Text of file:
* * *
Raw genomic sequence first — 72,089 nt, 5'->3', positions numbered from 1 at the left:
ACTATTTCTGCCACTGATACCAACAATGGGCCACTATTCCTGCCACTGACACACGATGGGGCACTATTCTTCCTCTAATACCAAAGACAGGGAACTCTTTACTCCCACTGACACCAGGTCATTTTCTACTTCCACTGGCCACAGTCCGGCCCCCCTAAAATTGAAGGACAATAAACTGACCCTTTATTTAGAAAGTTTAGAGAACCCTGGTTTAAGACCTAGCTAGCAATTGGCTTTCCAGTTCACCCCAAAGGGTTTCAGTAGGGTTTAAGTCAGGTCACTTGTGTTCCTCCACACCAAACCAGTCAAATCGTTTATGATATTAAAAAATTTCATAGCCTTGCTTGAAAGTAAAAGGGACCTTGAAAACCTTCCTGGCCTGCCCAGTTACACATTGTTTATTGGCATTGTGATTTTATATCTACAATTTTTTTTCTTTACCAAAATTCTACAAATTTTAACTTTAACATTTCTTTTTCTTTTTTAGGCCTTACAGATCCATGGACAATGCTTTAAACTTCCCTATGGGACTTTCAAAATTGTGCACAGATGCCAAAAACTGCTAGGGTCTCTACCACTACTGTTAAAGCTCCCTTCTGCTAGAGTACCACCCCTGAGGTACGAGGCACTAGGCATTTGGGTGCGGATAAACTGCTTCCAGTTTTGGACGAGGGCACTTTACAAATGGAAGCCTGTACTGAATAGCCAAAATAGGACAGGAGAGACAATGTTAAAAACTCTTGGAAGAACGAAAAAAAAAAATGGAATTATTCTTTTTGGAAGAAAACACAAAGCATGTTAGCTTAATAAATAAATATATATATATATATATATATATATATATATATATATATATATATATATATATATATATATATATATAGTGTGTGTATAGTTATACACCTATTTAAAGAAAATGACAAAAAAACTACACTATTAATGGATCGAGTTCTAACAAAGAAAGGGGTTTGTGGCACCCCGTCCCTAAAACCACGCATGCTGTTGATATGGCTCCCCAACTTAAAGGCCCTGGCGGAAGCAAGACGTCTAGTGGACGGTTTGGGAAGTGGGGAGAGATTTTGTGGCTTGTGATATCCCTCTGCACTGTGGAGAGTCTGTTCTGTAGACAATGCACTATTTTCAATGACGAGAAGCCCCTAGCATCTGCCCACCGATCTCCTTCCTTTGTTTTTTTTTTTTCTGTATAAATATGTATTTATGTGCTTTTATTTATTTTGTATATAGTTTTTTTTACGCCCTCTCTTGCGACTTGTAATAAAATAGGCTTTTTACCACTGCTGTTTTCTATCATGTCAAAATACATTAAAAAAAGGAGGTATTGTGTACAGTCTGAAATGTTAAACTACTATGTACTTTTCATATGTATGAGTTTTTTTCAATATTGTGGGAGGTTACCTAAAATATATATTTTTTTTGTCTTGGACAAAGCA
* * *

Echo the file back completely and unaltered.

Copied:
Raw genomic sequence first — 72,089 nt, 5'->3', positions numbered from 1 at the left:
ACTATTTCTGCCACTGATACCAACAATGGGCCACTATTCCTGCCACTGACACACGATGGGGCACTATTCTTCCTCTAATACCAAAGACAGGGAACTCTTTACTCCCACTGACACCAGGTCATTTTCTACTTCCACTGGCCACAGTCCGGCCCCCCTAAAATTGAAGGACAATAAACTGACCCTTTATTTAGAAAGTTTAGAGAACCCTGGTTTAAGACCTAGCTAGCAATTGGCTTTCCAGTTCACCCCAAAGGGTTTCAGTAGGGTTTAAGTCAGGTCACTTGTGTTCCTCCACACCAAACCAGTCAAATCGTTTATGATATTAAAAAATTTCATAGCCTTGCTTGAAAGTAAAAGGGACCTTGAAAACCTTCCTGGCCTGCCCAGTTACACATTGTTTATTGGCATTGTGATTTTATATCTACAATTTTTTTTCTTTACCAAAATTCTACAAATTTTAACTTTAACATTTCTTTTTCTTTTTTAGGCCTTACAGATCCATGGACAATGCTTTAAACTTCCCTATGGGACTTTCAAAATTGTGCACAGATGCCAAAAACTGCTAGGGTCTCTACCACTACTGTTAAAGCTCCCTTCTGCTAGAGTACCACCCCTGAGGTACGAGGCACTAGGCATTTGGGTGCGGATAAACTGCTTCCAGTTTTGGACGAGGGCACTTTACAAATGGAAGCCTGTACTGAATAGCCAAAATAGGACAGGAGAGACAATGTTAAAAACTCTTGGAAGAACGAAAAAAAAAAATGGAATTATTCTTTTTGGAAGAAAACACAAAGCATGTTAGCTTAATAAATAAATATATATATATATATATATATATATATATATATATATATATATATATATATATATATATATATATATAGTGTGTGTATAGTTATACACCTATTTAAAGAAAATGACAAAAAAACTACACTATTAATGGATCGAGTTCTAACAAAGAAAGGGGTTTGTGGCACCCCGTCCCTAAAACCACGCATGCTGTTGATATGGCTCCCCAACTTAAAGGCCCTGGCGGAAGCAAGACGTCTAGTGGACGGTTTGGGAAGTGGGGAGAGATTTTGTGGCTTGTGATATCCCTCTGCACTGTGGAGAGTCTGTTCTGTAGACAATGCACTATTTTCAATGACGAGAAGCCCCTAGCATCTGCCCACCGATCTCCTTCCTTTGTTTTTTTTTTTTCTGTATAAATATGTATTTATGTGCTTTTATTTATTTTGTATATAGTTTTTTTTACGCCCTCTCTTGCGACTTGTAATAAAATAGGCTTTTTACCACTGCTGTTTTCTATCATGTCAAAATACATTAAAAAAAGGAGGTATTGTGTACAGTCTGAAATGTTAAACTACTATGTACTTTTCATATGTATGAGTTTTTTTCAATATTGTGGGAGGTTACCTAAAATATATATTTTTTTTGTCTTGGACAAAGCA